Thursday, July 31, 2014

Lawmaker resigns leadership amid Kansas education funding dispute

By The Herald Staff | 3/31/2014

TOPEKA — State Rep. Marc Rhoades, R-Newton, resigned from his position as the House Appropriations Committee chairman Monday in protest of the state’s handling of the school finance bill, according to media reports.

Before two hearings on a K-12 education funding proposal aimed to satisfy a Kansas Supreme Court ruling, Rhoades submitted his resignation to House Speaker Ray Merrick. Rhoades was not happy with the process that created the funding proposal, according to media reports. He issued a short statement saying the bill had “gone through numerous alterations outside the committee process without the committee once having worked the bill.”

TOPEKA — State Rep. Marc Rhoades, R-Newton, resigned from his position as the House Appropriations Committee chairman Monday in protest of the state’s handling of the school finance bill, according to media reports.

Before two hearings on a K-12 education funding proposal aimed to satisfy a Kansas Supreme Court ruling, Rhoades submitted his resignation to House Speaker Ray Merrick. Rhoades was not happy with the process that created the funding proposal, according to media reports. He issued a short statement saying the bill had “gone through numerous alterations outside the committee process without the committee once having worked the bill.”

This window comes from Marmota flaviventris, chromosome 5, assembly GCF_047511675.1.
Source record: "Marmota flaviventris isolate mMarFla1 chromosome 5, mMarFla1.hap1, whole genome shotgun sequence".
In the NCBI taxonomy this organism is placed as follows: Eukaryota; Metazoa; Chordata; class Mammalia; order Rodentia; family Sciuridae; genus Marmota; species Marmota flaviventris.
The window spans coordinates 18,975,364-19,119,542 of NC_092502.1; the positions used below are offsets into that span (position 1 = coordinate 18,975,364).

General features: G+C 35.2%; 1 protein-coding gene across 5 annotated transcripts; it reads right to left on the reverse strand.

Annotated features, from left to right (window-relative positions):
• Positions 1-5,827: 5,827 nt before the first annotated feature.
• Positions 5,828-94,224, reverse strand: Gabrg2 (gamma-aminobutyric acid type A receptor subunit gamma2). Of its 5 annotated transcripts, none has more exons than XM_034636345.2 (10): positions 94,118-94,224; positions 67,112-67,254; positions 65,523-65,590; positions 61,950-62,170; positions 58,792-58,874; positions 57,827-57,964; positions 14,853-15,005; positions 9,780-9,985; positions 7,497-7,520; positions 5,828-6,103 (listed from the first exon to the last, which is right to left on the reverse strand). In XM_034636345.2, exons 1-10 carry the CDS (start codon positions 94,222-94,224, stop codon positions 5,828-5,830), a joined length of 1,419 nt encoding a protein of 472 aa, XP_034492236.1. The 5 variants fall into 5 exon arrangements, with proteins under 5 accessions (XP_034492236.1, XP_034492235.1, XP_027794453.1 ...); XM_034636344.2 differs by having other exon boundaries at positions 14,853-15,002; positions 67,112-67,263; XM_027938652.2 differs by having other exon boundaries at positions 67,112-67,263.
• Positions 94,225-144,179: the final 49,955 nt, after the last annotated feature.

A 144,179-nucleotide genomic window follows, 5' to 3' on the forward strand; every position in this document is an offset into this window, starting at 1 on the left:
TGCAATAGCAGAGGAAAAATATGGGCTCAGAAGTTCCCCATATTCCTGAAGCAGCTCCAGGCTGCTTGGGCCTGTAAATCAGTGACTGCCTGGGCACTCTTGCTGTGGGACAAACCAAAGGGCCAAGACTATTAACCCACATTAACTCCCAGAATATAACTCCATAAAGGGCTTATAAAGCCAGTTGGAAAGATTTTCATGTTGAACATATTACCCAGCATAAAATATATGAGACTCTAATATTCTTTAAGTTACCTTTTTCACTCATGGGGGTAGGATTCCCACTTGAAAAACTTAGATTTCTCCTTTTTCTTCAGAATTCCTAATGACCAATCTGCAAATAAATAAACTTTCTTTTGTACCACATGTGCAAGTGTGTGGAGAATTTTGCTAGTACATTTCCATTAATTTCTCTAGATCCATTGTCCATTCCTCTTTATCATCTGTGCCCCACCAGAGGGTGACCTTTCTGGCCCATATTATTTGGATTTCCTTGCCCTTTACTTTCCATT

Rhoades said the proposed funding bill went beyond what was needed to address the court’s ruling to equalize payments to poor school districts, and would be unsustainable with the state’s current revenues, according to media reports.

“None of the spending is tied to measureable education outcomes,” Rhoades said. “I regret I see no option but, respectfully, to resign as chair of appropriations to allow leadership to move forward.”

The Kansas Supreme Court ruled March 7 that the state’s K-12 education funding was inadequate and funds needed to be restored to poor school districts to make up for the inequity. The ruling said the state had until July 1 to fix the issue.

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